As a result of these controls, among the smaller players in the industry the system generates a feeling of incessant trepidation. Not only are they at the mercy of a publishing regime that closely moderates the trade in book numbers, the question of book distribution is even more fraught. Added to that is an unreasonable regime of taxation that forces non-state actors in the industry to skirt dizzyingly on the border of legality merely to survive. It isn’t that publishers want to break the law, but the legal framework in which they are obliged to operate is purposefully unclear, so much so that they constantly feel imperiled. Furthermore, the minute anyone involved in publishing causes offense to the power holders by saying something ‘out of line’, they can be hauled in and penalised without warning.

Not too long ago, the Pastor [Wang Yi 王怡 in Chongqing] was tried for ‘illegal business operations’ [and, on 30 December 2019, for ‘inciting subversion of state power and illegal business operations’]. Now Geng Xiaonan and her husband are being victimised by being accused of the same crime. Separated though they might be both by geography and time, the situation of Wang Yi and Geng Xiaonan is strikingly similar.


China has now been submerged in a swirling Red Tide for seven long decades. During that time, our land has failed to nurture any truly standout intellectual talents, nor can it boast of a culture that adequately reflects the vast scale and deep history of our people. Even less have we seen anything commensurate with this nation’s true potential, be it either in terms of theoretical attainment or scholastic excellence. Why? Because of constant censorship and political malevolence, a regimen that has ceaselessly forced people to live fearful lives; they are psychologically crippled and spiritually emasculated, reduced to a submissive and self-effacing state of mere survival. The creative genius of the nation as a whole has, to all intents and purposes, been thwarted!

But, now to my point: faced with this tragic history, just as legal thinkers have previously noted [as in the case of Xie Chaoping 謝朝平who was persecuted in 2010 for engaging in ‘illegal business practices’ by publishing his book The Great Relocation 《大遷徙》] ‘the law should not be a tool that is selectively applied so as to repress free expression’. Otherwise [as an article published by the Hongyi Society of Beijing Normal University 北師大弘毅社 in April 2016 stated], ‘we will all end up being endangered’. When just such a state of affairs becomes a universal reality, how can we expect true intellectual creativity or academic achievement? Given this context, the article in the ‘Criminal Law’ under discussion — that is, Article 225 [see the Note below] — when extended to publishers, must definitely be declared to be a bad law. Moreover, its negative impact reaches far beyond the publishing industry.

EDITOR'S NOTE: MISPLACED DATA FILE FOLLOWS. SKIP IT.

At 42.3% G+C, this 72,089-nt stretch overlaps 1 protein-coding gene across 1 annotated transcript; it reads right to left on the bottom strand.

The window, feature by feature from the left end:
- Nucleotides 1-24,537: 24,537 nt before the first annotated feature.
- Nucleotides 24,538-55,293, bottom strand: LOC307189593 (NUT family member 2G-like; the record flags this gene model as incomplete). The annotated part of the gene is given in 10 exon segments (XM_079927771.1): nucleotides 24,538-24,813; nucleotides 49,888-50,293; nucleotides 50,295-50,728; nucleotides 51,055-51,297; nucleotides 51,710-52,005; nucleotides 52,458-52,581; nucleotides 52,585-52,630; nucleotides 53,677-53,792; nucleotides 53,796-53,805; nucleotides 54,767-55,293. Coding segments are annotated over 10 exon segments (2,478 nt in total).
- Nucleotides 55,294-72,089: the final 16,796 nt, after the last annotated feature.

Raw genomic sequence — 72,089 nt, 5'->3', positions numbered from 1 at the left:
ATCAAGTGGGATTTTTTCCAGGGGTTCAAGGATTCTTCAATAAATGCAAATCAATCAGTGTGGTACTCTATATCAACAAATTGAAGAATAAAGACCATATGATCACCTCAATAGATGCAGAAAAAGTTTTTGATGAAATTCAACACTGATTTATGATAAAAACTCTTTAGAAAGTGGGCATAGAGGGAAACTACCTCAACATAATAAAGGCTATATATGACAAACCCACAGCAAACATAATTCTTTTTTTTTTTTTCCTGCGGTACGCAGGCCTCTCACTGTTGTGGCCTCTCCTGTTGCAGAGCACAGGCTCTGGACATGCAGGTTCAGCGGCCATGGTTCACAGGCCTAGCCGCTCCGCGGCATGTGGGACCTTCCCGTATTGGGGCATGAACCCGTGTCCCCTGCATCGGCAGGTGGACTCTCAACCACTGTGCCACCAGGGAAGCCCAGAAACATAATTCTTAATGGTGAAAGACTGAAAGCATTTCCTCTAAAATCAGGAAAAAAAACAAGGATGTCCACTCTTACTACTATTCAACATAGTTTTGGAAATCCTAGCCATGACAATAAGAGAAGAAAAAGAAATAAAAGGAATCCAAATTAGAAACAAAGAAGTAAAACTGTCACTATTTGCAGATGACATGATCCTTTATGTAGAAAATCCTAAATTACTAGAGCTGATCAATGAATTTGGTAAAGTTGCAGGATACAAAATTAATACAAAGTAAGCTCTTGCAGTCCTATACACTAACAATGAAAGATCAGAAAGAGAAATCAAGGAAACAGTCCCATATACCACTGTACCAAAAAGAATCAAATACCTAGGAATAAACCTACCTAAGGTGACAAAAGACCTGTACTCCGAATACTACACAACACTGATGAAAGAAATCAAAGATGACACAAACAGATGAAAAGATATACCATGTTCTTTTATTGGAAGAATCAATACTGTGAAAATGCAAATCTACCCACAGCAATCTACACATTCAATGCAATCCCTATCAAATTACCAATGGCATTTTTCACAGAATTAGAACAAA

Is that not indeed the case, Gentlemen and Ladies of the Law?


Article 225 of the ‘Criminal Law’ states that:

‘Whoever, in violation of the state stipulations, commits one of the following illegal business acts, which disrupts the market order and when the circumstances are serious, is to be sentenced to not more than five years of fixed-term imprisonment, criminal detention, and may in addition or exclusively be sentenced to a fine not less than 100 percent and not more than 500 percent of his illegal income and, where the circumstances are particularly serious, be sentenced to not less than five years of fixed-term imprisonment and a fine not less than 100 percent and not more than 500 percent of his illegal income or the confiscation of his property:

‘(1) engage in the monopoly business or monopolized commodities stipulated in laws and administrative regulations, or other commodities whose purchase and sale are controlled, without permission; 
(2) purchase and sell import-export licenses, certificates of origin, and operation permits or approved documents stipulated by other laws and administrative regulations;
(3) conduct other illegal business activities that seriously disrupt the market order.’

from ‘Criminal Law of the People’s Republic of China’
(amended 14 March 1997


The ongoing formulation and application of ‘Portmanteau Laws’ like this repeatedly leads to justice being distorted or denied; punishments are meted out in an irregular and exaggerated fashion and in the process the judiciary errs either in favour of the outrageously onerous punishments or farcically light one. There is an egregious real-world disconnect between what exactly constitutes innocence or guilt [in any given case]. This begs the question: Why is this so?